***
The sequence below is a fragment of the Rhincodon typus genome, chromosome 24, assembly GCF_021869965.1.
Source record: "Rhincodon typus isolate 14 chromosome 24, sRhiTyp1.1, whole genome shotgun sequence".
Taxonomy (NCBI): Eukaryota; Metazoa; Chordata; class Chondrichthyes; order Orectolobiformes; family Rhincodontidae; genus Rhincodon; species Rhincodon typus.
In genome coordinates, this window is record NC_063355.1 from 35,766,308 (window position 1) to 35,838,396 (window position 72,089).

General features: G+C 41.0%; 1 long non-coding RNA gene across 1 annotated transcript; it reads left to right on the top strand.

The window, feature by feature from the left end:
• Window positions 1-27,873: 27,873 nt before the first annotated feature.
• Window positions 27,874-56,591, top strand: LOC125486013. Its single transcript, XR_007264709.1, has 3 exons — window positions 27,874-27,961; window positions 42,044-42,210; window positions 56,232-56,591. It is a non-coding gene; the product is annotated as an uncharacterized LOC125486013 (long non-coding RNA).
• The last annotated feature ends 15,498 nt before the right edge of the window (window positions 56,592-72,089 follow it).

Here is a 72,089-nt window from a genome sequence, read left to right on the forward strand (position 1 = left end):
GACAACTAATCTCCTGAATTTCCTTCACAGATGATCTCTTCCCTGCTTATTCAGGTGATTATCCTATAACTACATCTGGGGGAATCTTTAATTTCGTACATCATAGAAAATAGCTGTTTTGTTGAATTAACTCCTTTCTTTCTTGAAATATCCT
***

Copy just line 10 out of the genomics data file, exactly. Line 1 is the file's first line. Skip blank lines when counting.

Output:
Here is a 72,089-nt window from a genome sequence, read left to right on the forward strand (position 1 = left end):